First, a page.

We moved house in 2019, just at the springing of spring. There was untold renovation work to be done, but we managed to get a small garden into the ground. There were enough tomatoes and cucumbers to put back, although to my shame, I over-salted my bread-and-butter pickles to the point of inedibility. This year, though, was to be the year. My in-laws gifted us their old tiller, and my wife and I laid out ideas for the plot: six hundred square feet, well situated in the best sun, while leaving the kids plenty of yard to play in. We would array appropriate companion plants and multifarious heirloom varietals. We would work in herbs and well-timed cold-hardy vegetables in a potager able to withstand the soggy, chill winter. Yet, it was not to be so.
Firstly, I started too early. Hoping to get the jump on things, I seeded kales, snow peas, and shelling peas in a window in little cast-off cans and halves of food cartons. They looked so hopeful, drinking up the light. Then came dogwood winter. We’re in Hardiness Zone 7, but temperatures in April and even in May dipped into the thirties. I had already planted tomatoes outside, and I purchased cheap bedsheets to shield them from frost. The seedlings in the window waited and waited. Having sucked up all the nutrients in their store-bought potting soil, they began to pale and yellow, beginning at the stems and moving outward in a slow tide of papery bleaching.
Finally, the weather turned, and I made a novitiate’s foray with the tiller—by the way, never till wet—and put the plants out, mulching or feeding by turns. It all seemed too little too late. Besides, I was avoiding my least favorite activity, the nemesis of all my procrastination: weeding.
Smart gardeners will tell you that weeds illustrate what kind of soil you have. Dock likes over-wet ground. Wood sorrel and crabgrass show a lack of calcium and generally poor dirt. Henbit is a litmus test for appropriate nitrogen levels. These little harbingers are all helpful, but still the task remains of pulling them. I have to kneel in the heat, Tennessee sun beating down, and wrench up every little tussock individually. Weeding after rain is easier. The soil is looser; you grab the offending sprout just near the ground—by the scruff, as it were—and work it round in little jiggling motions until it comes free with the roots intact.
But they come back. Again, and again. This is me, I thought.
A friend of mine put on a recent online conference, a series of conversations about being black in America. It consisted of black voices, assessing issues. For me and my white experience, it was incredibly eyeopening. I began to see my weeds.
Weeds invade good ground on a regular basis, and we all have work to do. Adam Whipple
I daresay that many of us, prior to the conversations sparked by George Floyd’s death, imagined ourselves as essentially unbiased, as people not given to racism. I know I did, mostly due to fear of the stigmatizing nature of being labeled as racist. However, in the same way that there is no hard and fast divide between good ground and weedy ground, the world isn’t divided into racists and lovers of all mankind. Weeds invade good ground on a regular basis, and we all have work to do. My work begins with me, and lies continuously with me. On occasion, it also lies elsewhere, but weeding one’s own garden is an ongoing process. Racism is a sin, a thought-sin (see The Great Divorce, chapter 5, for Oxford-Inkling theory regarding thought-sins), and like all other sins, it makes continual encroachment upon the redeemed, earth-bound soul. Weeding it out on a regular basis cultivates good ground for the fruitful spirit to flourish.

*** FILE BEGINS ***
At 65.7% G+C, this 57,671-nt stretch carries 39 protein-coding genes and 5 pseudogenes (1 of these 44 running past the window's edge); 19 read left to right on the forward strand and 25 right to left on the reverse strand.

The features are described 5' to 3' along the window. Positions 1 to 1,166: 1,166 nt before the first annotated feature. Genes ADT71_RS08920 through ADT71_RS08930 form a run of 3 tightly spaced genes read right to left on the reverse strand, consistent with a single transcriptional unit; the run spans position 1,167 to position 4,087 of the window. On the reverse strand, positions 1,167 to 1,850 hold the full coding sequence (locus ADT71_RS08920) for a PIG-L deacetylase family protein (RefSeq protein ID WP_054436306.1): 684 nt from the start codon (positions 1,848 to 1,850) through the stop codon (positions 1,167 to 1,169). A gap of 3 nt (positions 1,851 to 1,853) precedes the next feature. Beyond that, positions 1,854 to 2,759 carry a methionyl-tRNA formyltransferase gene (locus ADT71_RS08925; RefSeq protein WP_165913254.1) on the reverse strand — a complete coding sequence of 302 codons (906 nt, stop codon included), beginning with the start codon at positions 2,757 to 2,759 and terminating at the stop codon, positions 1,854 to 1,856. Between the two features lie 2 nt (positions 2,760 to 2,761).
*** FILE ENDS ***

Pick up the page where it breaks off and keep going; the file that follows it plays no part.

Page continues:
The labor of imagination is necessary here. With gardens, I must look at the plant and imagine how much dirt it needs to eat from. I must consider what I cannot see—minerals and elements hoarded in microscopic troves within each ruddy clod. This is the food of plants, the making of fruit in a twenty-by-thirty foot kingdom of Knoxville soil. Give plants appropriate ground, un-pilfered by pirating weeds, and they will produce fruit to nourish you. By the grace and labor of God and the patience of my community, as I weed out racism from my soul, I am more fit to serve and nourish my neighbors and my city.
Truth be told, it’s awful. It isn’t just a patch of dirt you’re clearing, it’s yourself. There is due sorrow, shame, and much fear. Yet, the consequences of disregarding this particular brand of what we call sanctification are dire and fearful in their own right—for our neighbors, for our towns. No one is an island, and failing to pluck the offending invaders from our own heart-soil chokes out the life that we may offer others.
I still hate weeding, but I love fresh, homegrown garden pickings. Whatever the case with dogwood winter, soil pH levels, and the like, my desire for fruitful harvests necessitates doing the hard work, enduring the punishment of June and July afternoons in order to bring about something worthwhile. To bring about that which is life-giving, we must undergo personal hardship—a self-sacrifice, as it were. In the Latin, the word is passion. Hopefully, these efforts will pay off, and if you stop by the house this year, we’ll bake some kale into a gratin or whip up some pesto or fry a tomato green, because that’s what neighbors do, and hopefully, with time, we will begin to help each other heal as well.